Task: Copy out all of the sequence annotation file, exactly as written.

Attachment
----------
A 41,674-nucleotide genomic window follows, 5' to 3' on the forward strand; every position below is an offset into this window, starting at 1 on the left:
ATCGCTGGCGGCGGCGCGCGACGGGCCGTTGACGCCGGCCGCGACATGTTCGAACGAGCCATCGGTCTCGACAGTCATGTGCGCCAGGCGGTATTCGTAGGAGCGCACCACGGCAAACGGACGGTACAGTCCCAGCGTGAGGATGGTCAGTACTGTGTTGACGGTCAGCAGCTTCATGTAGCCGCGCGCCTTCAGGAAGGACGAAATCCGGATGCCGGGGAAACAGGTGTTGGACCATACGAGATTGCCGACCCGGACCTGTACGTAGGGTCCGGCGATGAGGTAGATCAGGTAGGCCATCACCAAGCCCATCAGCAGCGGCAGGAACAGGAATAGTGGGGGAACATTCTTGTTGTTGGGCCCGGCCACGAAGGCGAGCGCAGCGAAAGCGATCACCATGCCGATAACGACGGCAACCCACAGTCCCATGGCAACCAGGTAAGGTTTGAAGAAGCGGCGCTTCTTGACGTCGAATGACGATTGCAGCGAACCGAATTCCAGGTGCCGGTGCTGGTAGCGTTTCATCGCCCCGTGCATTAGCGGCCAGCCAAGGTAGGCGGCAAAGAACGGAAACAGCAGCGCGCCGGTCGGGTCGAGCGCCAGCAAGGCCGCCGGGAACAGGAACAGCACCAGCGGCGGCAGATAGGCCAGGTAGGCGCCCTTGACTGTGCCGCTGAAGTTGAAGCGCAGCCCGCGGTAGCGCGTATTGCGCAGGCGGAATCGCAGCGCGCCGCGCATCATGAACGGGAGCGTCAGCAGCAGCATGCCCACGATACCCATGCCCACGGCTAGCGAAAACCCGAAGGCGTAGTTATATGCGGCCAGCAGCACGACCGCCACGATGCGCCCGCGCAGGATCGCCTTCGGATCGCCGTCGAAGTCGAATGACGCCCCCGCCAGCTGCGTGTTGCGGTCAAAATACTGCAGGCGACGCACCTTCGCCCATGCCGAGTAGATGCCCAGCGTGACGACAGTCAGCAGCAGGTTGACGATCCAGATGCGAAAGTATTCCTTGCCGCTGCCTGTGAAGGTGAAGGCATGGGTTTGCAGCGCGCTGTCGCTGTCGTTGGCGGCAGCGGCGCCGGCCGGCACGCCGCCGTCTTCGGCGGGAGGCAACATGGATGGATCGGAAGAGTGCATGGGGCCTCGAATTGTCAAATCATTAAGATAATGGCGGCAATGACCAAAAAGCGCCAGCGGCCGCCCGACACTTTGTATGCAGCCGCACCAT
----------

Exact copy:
A 41,674-nucleotide genomic window follows, 5' to 3' on the forward strand; every position below is an offset into this window, starting at 1 on the left:
ATCGCTGGCGGCGGCGCGCGACGGGCCGTTGACGCCGGCCGCGACATGTTCGAACGAGCCATCGGTCTCGACAGTCATGTGCGCCAGGCGGTATTCGTAGGAGCGCACCACGGCAAACGGACGGTACAGTCCCAGCGTGAGGATGGTCAGTACTGTGTTGACGGTCAGCAGCTTCATGTAGCCGCGCGCCTTCAGGAAGGACGAAATCCGGATGCCGGGGAAACAGGTGTTGGACCATACGAGATTGCCGACCCGGACCTGTACGTAGGGTCCGGCGATGAGGTAGATCAGGTAGGCCATCACCAAGCCCATCAGCAGCGGCAGGAACAGGAATAGTGGGGGAACATTCTTGTTGTTGGGCCCGGCCACGAAGGCGAGCGCAGCGAAAGCGATCACCATGCCGATAACGACGGCAACCCACAGTCCCATGGCAACCAGGTAAGGTTTGAAGAAGCGGCGCTTCTTGACGTCGAATGACGATTGCAGCGAACCGAATTCCAGGTGCCGGTGCTGGTAGCGTTTCATCGCCCCGTGCATTAGCGGCCAGCCAAGGTAGGCGGCAAAGAACGGAAACAGCAGCGCGCCGGTCGGGTCGAGCGCCAGCAAGGCCGCCGGGAACAGGAACAGCACCAGCGGCGGCAGATAGGCCAGGTAGGCGCCCTTGACTGTGCCGCTGAAGTTGAAGCGCAGCCCGCGGTAGCGCGTATTGCGCAGGCGGAATCGCAGCGCGCCGCGCATCATGAACGGGAGCGTCAGCAGCAGCATGCCCACGATACCCATGCCCACGGCTAGCGAAAACCCGAAGGCGTAGTTATATGCGGCCAGCAGCACGACCGCCACGATGCGCCCGCGCAGGATCGCCTTCGGATCGCCGTCGAAGTCGAATGACGCCCCCGCCAGCTGCGTGTTGCGGTCAAAATACTGCAGGCGACGCACCTTCGCCCATGCCGAGTAGATGCCCAGCGTGACGACAGTCAGCAGCAGGTTGACGATCCAGATGCGAAAGTATTCCTTGCCGCTGCCTGTGAAGGTGAAGGCATGGGTTTGCAGCGCGCTGTCGCTGTCGTTGGCGGCAGCGGCGCCGGCCGGCACGCCGCCGTCTTCGGCGGGAGGCAACATGGATGGATCGGAAGAGTGCATGGGGCCTCGAATTGTCAAATCATTAAGATAATGGCGGCAATGACCAAAAAGCGCCAGCGGCCGCCCGACACTTTGTATGCAGCCGCACCAT